This post describes five relatively simple approaches for reducing the size and complexity of data. Computer performance can quickly become an issue when working with large datasets, and so it’s wise to have some quick and handy approaches for getting around these problems.
Big data has become all the rage in recent years, the term only having emerged (according to Google Trends) in late 2011. Yet, almost all datasets stored and analysed by public sector organisations are not ‘big’. Typically, real ‘big data’ requires the use of specialised software and approaches to undertake analyses in a practical and timely manner. These datasets can have hundreds of related tables of data, many millions of rows of data, or tens of thousands of variables.
Nevertheless, analysing the larger end of more normal-sized datasets can be difficult, particularly when using standard software like MS Excel and Access. These programmes are not designed to cope with datasets containing millions of records or thousands of variables. For example, Access has limitations of 2GB per database and 255 fields per table; Excel cannot store more than 1,048,576 rows by 16,384 columns per sheet. In practice, it is possible to get around these limitations (linking tables in Access, and using multiple sheets in Excel, etc.), but they are rarely reached in practice, as performance becomes the limiting factor due to processor load. (Anyone who has filled an entire Excel sheet with calculations knows how sluggish it can become).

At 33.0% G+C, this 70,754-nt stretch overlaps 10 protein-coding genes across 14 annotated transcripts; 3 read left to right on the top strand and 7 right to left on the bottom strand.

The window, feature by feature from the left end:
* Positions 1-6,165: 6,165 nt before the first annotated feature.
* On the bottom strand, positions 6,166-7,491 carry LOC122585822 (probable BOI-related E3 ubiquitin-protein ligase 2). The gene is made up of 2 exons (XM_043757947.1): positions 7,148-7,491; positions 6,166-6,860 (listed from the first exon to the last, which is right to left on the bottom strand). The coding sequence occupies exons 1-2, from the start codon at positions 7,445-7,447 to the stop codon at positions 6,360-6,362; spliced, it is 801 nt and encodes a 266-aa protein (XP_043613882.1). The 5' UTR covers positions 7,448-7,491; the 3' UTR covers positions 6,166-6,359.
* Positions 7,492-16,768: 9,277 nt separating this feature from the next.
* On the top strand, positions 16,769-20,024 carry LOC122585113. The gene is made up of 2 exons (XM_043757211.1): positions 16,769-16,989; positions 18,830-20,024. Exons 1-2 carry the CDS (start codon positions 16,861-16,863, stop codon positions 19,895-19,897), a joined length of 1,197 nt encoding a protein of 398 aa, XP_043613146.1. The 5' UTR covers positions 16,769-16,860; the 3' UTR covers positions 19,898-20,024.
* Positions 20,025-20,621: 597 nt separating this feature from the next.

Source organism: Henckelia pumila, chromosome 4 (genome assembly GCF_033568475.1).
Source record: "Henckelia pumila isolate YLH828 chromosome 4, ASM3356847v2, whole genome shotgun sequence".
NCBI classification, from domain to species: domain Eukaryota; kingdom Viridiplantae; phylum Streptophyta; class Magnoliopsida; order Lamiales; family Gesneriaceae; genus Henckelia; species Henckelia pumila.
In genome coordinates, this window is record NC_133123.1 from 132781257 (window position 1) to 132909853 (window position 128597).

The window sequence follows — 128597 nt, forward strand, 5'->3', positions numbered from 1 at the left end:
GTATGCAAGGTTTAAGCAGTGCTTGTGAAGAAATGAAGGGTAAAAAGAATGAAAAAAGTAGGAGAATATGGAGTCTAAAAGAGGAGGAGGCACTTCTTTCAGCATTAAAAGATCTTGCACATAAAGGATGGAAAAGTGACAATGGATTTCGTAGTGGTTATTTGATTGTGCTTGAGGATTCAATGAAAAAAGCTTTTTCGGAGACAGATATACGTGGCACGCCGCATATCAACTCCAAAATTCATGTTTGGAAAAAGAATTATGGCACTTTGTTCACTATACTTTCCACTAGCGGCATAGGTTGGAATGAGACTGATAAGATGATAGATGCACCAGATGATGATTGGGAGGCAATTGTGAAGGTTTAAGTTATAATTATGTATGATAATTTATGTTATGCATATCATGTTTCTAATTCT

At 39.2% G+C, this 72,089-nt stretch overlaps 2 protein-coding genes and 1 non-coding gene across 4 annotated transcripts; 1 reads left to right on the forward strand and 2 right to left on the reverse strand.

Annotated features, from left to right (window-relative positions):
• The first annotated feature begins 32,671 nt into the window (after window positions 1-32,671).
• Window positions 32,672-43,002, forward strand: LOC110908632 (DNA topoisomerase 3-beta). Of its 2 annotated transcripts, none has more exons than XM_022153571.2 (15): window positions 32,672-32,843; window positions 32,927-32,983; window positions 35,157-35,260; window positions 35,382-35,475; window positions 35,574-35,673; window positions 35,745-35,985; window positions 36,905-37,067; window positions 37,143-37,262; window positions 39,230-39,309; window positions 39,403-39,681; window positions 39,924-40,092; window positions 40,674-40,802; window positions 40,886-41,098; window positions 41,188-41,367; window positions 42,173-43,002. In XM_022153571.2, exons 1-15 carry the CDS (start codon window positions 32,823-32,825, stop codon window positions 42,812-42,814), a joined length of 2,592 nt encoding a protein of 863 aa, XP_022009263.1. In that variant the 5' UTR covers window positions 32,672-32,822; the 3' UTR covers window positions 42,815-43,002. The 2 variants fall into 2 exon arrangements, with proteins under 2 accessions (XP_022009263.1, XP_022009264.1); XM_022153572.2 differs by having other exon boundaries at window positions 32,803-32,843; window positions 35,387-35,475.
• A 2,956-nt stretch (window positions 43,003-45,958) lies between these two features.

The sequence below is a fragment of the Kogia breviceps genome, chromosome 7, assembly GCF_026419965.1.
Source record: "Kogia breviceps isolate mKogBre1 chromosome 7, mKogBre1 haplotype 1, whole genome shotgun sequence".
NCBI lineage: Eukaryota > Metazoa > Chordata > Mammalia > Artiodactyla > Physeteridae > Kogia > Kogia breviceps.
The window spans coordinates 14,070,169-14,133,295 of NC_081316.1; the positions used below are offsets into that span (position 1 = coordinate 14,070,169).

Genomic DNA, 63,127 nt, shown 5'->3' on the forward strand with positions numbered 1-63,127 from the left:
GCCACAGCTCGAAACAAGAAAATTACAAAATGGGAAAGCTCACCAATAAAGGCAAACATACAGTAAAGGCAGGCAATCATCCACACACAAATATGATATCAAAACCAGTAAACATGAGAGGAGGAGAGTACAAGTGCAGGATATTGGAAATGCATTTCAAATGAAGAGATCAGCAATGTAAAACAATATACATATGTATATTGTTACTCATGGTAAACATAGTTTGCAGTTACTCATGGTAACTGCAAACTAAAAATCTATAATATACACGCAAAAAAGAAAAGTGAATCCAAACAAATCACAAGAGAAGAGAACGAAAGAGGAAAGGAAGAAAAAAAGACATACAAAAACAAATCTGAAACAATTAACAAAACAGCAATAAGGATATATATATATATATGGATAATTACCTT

So what can you do if you are coming up against these kinds of performance limits? There are several sneaky approaches you can use to reduce the size of datasets and minimise the time it takes to run analyses when things start slowing down (click to expand the numbered items):
1. Code your data
2. Sample your data
3. Collapse your data
4. Prune your data
5. Process your (open text) data
The great thing about these approaches is that they are applicable whether you are using standard software like Excel or Access; statistical software like R, Stata or SAS; or if you are a hardcore data scientist using Python, MySQL, etc. – there should be at least one of these approaches that can help you out in a time of need.